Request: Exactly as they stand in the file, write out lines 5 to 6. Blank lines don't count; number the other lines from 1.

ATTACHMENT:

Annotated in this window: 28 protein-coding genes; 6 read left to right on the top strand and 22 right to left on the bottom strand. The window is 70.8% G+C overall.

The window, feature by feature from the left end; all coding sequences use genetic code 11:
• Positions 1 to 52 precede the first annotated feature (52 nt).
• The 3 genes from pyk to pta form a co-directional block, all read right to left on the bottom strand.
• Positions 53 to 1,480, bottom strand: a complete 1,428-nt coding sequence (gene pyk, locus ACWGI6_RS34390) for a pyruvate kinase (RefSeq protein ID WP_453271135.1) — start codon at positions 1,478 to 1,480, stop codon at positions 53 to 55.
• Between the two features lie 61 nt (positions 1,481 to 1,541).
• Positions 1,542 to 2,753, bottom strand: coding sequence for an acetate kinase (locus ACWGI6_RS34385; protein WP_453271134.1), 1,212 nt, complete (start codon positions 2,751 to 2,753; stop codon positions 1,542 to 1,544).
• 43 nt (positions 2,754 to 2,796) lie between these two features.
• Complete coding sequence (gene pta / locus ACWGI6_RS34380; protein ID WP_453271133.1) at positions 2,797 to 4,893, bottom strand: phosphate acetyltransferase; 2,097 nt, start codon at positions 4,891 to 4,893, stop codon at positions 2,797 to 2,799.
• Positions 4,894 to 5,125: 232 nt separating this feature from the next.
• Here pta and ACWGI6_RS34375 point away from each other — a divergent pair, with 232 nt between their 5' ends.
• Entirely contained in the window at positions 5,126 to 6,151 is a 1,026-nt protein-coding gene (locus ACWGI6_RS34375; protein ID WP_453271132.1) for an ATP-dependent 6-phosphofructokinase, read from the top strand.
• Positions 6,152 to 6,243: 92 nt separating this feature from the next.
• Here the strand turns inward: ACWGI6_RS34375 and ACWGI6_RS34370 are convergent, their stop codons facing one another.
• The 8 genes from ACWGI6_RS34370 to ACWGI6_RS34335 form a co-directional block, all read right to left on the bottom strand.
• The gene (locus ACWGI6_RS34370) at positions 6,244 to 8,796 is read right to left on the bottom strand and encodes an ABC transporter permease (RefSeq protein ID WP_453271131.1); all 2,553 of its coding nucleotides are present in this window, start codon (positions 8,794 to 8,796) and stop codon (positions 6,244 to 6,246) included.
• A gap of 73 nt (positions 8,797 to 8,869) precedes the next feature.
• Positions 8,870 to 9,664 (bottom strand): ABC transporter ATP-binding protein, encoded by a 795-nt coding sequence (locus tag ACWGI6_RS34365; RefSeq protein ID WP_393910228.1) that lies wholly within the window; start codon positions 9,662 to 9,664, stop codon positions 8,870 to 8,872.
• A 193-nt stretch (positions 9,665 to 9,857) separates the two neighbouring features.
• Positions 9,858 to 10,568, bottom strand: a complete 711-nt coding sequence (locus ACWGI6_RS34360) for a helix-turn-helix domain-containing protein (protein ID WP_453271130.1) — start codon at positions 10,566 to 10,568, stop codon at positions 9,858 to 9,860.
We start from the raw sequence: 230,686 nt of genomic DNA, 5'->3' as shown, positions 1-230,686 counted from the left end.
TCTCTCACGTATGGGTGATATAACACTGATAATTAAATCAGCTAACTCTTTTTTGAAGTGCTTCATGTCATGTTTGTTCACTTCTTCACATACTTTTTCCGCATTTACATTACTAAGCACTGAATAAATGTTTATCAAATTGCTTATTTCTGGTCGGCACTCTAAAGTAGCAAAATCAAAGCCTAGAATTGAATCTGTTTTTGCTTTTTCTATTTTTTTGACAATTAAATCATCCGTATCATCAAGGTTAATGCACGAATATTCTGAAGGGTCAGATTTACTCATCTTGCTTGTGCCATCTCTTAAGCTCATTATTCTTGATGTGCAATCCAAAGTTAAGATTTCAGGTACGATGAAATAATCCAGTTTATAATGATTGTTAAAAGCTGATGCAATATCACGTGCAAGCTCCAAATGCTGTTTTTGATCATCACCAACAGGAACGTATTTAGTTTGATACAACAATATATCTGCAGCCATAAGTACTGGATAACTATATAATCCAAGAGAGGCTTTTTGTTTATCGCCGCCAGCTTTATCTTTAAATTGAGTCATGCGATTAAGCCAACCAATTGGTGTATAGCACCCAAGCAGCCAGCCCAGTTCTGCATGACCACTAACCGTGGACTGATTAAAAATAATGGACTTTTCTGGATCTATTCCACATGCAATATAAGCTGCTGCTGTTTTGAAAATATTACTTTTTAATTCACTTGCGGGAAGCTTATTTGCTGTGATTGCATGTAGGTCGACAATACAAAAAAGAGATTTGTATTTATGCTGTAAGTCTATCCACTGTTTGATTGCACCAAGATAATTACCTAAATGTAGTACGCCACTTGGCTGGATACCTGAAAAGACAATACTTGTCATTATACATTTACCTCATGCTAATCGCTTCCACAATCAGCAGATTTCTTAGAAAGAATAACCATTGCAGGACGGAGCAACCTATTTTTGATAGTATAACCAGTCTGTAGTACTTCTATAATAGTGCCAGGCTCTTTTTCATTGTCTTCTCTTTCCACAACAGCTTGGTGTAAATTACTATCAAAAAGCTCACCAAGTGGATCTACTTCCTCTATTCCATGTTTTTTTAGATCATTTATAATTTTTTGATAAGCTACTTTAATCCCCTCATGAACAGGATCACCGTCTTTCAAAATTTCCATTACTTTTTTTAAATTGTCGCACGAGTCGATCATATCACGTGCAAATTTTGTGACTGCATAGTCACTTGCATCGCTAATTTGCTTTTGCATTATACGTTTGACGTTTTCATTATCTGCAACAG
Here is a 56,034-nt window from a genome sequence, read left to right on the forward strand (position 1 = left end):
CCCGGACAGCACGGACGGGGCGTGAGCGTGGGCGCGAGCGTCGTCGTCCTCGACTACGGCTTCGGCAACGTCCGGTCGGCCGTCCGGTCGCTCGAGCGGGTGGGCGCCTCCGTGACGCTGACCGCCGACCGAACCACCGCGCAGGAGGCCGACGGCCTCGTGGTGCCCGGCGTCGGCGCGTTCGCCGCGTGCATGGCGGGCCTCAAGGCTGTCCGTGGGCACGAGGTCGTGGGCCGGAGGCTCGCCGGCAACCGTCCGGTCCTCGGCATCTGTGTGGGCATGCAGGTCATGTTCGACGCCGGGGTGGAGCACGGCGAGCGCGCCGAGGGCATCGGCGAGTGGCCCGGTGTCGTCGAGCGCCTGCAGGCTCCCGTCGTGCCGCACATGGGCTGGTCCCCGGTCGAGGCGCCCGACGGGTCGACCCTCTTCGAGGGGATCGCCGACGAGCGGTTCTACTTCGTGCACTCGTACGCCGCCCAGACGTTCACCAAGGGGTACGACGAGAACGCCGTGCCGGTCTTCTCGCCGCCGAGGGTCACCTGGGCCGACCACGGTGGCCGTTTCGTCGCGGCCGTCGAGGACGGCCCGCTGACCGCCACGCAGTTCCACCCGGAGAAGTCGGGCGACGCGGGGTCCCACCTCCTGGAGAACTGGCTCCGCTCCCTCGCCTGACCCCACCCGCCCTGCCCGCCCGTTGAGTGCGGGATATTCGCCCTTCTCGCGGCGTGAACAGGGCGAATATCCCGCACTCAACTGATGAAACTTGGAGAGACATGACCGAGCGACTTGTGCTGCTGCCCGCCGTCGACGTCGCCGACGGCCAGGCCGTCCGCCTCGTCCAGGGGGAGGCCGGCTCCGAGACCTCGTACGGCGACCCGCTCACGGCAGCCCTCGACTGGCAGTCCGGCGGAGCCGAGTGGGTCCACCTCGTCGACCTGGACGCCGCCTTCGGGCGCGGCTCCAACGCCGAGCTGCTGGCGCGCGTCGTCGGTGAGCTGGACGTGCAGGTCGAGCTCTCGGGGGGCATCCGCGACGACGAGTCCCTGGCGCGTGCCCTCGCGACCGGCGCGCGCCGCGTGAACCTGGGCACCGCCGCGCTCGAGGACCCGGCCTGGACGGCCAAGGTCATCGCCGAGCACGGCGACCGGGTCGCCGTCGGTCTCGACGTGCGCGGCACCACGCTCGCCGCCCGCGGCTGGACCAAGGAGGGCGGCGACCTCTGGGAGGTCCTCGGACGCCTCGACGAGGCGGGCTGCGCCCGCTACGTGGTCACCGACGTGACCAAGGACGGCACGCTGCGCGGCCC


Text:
• Positions 53 to 1,480, bottom strand: a complete 1,428-nt coding sequence (gene pyk, locus ACWGI6_RS34390) for a pyruvate kinase (RefSeq protein ID WP_453271135.1) — start codon at positions 1,478 to 1,480, stop codon at positions 53 to 55.
• Between the two features lie 61 nt (positions 1,481 to 1,541).